Federal Law and Southern Order, first published in 1987, examines the factors behind the federal government's long delay in responding to racial violence during the 1950s and 1960s. The book also reveals that it was apprehension of a militant minority of white racists that ultimately spurred acquiescent state and local officials in the South to protect blacks and others involved in civil rights activities. By tracing patterns of violent racial crimes and probing the federal government's persistent failure to punish those who committed the crimes, Michal R. Belknap tells how and why judges, presidents, members of Congress, and even Justice Department and Federal Bureau of Investigation officials accepted the South's insistence that federalism precluded any national interference in southern law enforcement. Lulled into complacency by the soothing rationalization of federalism, Washington for too long remained a bystander while the Ku Klux Klan and others used violence to sabotage the civil rights movement, Belknap demonstrates.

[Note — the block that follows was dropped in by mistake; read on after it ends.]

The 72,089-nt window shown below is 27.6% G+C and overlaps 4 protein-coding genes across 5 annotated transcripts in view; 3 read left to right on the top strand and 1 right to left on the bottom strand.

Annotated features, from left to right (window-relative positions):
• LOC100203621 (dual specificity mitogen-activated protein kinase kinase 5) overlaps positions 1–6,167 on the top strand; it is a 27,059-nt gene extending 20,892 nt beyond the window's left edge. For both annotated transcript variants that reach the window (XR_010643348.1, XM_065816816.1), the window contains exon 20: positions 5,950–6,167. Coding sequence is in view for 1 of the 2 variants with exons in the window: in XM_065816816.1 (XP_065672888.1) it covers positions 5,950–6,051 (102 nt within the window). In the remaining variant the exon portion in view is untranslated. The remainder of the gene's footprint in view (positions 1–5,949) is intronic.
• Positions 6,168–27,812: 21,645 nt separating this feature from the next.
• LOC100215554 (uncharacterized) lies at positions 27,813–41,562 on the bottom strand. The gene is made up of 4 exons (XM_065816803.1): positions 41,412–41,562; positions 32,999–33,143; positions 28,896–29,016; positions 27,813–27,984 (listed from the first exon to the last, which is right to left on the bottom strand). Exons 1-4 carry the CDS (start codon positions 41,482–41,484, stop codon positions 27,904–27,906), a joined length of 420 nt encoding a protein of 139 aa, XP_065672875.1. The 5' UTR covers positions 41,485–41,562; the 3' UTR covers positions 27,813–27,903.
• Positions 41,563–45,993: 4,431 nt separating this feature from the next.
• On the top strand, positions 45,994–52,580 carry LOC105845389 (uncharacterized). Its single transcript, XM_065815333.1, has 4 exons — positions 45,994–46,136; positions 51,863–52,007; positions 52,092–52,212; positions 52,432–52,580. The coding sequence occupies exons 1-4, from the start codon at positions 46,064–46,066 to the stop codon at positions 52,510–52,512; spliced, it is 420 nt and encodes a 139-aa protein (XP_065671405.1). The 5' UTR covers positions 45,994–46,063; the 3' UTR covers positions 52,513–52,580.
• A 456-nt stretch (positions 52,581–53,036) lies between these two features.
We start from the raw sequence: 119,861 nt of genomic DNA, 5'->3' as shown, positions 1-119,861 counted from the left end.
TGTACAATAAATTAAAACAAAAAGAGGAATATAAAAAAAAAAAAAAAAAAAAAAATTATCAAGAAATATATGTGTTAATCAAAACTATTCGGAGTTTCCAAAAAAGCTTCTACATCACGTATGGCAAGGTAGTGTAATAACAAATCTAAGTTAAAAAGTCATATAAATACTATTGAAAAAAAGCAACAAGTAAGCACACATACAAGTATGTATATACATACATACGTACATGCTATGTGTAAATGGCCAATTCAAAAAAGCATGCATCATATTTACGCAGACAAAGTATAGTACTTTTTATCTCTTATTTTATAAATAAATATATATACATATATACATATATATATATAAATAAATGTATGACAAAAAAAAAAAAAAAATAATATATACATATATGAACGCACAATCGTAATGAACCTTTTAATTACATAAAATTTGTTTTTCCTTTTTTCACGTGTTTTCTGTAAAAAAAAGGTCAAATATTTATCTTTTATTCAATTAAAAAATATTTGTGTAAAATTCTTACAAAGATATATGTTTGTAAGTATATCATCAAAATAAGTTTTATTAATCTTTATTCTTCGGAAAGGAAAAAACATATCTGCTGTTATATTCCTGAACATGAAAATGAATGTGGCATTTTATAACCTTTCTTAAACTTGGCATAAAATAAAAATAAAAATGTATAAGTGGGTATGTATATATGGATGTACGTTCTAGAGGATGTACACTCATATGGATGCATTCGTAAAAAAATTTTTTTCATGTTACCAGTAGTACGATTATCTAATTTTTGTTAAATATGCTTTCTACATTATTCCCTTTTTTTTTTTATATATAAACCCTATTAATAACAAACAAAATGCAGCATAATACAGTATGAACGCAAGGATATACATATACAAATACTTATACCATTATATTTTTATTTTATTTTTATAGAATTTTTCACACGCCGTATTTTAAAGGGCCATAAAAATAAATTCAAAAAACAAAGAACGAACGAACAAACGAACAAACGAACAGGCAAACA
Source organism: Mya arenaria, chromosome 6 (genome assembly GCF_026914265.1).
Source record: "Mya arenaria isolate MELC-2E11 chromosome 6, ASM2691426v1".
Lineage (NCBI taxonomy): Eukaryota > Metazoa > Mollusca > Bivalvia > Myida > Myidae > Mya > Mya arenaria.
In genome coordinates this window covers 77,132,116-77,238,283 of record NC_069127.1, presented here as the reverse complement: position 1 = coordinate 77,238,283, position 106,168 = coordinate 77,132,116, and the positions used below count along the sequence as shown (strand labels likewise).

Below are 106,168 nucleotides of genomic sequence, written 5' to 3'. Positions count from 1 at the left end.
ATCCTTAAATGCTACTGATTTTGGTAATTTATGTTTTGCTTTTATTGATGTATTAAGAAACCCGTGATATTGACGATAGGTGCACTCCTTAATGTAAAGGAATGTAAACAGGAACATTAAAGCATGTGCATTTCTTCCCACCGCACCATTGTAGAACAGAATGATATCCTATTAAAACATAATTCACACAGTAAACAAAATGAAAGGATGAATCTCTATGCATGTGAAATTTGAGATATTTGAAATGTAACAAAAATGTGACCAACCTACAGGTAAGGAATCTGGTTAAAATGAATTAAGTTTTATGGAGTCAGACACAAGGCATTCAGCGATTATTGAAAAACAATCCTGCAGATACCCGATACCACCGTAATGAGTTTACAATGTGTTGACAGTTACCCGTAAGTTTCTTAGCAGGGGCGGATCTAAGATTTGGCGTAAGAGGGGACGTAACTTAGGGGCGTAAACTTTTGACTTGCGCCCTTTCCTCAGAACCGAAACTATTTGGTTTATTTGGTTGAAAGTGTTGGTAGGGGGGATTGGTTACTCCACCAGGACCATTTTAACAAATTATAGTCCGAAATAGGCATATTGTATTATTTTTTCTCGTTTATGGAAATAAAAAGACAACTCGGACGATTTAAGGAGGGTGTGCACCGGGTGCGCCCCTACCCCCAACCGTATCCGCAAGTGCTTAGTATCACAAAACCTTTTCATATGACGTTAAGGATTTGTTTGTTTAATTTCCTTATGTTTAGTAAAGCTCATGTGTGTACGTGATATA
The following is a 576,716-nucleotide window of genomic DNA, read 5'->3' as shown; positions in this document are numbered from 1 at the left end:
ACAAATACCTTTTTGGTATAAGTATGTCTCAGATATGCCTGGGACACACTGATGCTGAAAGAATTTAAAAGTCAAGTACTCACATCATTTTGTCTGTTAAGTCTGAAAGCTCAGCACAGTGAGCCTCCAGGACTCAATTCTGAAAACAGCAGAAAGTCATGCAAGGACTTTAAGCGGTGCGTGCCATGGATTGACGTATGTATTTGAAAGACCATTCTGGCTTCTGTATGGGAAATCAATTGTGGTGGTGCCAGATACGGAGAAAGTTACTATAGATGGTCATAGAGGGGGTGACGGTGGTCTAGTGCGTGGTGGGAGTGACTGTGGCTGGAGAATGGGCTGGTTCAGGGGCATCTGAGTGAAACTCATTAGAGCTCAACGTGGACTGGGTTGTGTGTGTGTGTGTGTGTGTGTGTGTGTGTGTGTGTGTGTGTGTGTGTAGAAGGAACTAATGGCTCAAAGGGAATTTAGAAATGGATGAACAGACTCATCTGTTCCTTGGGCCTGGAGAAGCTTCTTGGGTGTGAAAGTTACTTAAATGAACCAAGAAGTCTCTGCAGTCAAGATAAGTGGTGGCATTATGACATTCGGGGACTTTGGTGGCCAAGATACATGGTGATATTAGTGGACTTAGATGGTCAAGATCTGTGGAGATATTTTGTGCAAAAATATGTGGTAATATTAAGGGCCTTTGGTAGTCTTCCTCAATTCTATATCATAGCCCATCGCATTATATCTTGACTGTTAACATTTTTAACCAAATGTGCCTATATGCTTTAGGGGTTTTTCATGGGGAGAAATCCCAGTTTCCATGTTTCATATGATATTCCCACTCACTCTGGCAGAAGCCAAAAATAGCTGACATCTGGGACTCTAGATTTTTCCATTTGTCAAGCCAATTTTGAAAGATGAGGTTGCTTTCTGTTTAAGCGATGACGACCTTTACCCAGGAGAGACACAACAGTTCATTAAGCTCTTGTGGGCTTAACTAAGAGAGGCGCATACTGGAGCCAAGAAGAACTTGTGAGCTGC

In the foreword to this paperback edition, Belknap examines how other scholars, in works published after Federal Law and Southern Order, have treated issues related to federal efforts to curb racial violence. He also explores how incidents of racial violence since the 1960s have been addressed by the state legal systems of the South and discusses the significance for the contemporary South of congressional legislation enacted during the 1960s to suppress racially motivated murders, beatings, and intimidation.